If this was a platformer, its basic jumping mechanics would be far from where they need to be. You have a little mid-air control, but it doesn't feel substantially different to hopping around in any other MMO. Nonetheless, these puzzles add a slapstick side to the game that makes bounding around feel novel. It's fun to watch someone tumble off a rock spire and have to fight every spider in the world while their friends provide covering fire (and insults) from above.

After finishing off the Queensdale jumping cave we head to Metrica, the Asura starting area. There's a jumping puzzle here that takes place on a series of floating islands above the cloud layer. It's accessible by a portal in a well-hidden cave, which is also where players respawn if they take a nasty fall. It's very difficult - there are leaps straight down onto unseen platforms, vines where you have to time your movement against gusts of wind, lightning bolts, and bursts of frozen cloud that halve your jump distance.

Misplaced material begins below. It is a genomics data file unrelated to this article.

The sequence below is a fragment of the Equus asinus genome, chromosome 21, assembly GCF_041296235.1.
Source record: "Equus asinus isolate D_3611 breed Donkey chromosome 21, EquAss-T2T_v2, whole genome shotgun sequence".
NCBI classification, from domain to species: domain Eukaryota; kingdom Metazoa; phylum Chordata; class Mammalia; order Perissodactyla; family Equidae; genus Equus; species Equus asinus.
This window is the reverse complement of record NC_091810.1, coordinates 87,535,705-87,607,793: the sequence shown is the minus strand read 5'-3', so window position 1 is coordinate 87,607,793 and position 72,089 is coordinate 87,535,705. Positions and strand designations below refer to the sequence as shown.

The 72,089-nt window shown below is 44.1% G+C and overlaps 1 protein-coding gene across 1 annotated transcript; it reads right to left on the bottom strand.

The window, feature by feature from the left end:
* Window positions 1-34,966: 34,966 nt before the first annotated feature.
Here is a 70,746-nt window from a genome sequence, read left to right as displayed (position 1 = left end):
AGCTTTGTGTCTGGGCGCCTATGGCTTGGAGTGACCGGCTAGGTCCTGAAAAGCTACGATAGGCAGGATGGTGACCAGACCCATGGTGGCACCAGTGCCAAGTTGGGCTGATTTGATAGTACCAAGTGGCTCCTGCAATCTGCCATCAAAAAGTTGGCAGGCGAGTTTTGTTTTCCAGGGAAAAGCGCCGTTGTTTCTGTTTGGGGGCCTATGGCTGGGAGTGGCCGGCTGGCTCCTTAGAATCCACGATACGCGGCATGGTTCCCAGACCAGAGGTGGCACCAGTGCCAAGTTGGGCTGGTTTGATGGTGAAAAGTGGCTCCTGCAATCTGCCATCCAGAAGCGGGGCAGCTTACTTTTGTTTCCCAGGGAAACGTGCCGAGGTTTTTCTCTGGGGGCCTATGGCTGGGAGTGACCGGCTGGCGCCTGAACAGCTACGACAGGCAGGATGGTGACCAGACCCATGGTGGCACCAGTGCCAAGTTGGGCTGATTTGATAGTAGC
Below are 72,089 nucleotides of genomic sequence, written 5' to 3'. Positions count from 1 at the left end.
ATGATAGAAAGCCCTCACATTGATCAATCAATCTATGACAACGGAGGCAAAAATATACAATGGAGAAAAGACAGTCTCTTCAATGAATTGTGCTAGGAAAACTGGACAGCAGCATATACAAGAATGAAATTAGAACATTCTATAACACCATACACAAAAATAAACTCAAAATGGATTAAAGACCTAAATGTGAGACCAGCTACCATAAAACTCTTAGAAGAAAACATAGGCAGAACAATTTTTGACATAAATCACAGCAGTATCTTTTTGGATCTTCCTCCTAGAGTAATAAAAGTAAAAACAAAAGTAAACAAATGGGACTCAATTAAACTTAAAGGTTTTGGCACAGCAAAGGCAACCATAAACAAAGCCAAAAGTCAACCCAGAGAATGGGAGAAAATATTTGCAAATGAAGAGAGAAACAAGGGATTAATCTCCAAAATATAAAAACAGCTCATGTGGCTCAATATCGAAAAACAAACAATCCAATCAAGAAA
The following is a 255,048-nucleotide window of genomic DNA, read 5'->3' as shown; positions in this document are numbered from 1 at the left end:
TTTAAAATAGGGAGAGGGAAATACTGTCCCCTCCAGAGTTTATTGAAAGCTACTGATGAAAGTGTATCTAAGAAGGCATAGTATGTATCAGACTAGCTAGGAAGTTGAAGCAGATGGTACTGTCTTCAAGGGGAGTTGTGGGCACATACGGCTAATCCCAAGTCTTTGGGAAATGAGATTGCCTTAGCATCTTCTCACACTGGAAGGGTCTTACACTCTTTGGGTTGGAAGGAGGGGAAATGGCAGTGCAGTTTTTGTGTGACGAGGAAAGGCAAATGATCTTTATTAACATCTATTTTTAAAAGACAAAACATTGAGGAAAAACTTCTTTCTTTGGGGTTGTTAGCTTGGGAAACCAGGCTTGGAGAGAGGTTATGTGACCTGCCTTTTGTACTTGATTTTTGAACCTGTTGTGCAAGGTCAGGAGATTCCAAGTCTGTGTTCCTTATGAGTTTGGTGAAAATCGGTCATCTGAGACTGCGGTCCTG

While we're waiting for the rest of our group to arrive, a few of us do what MMO players do when they're stuck in one place: we dance. Then, we switch over to our casual clothes - an alternate, cosmetic armour set. Then, we agree on a dye colour and coordinate our outfits. Then, myself and the other human player count down from three over Skype and trigger our /dance commands at the same time. Then our Asura starts to dance in front of us. Then a Norn behind us. A Sylvari stranger wanders up and joins in. I tell him what dye we're using, and he changes his clothes to match. An entirely unplanned and genuinely hilarious dance troupe forms in front of the portal, pieced together bit by bit from mechanics - dye and casual clothes - that I'd not really seen a use for. That use looks something like this:

Click here for the animated version.

Games, everybody. Actually, no, wait: human beings , everybody.

Hour 30: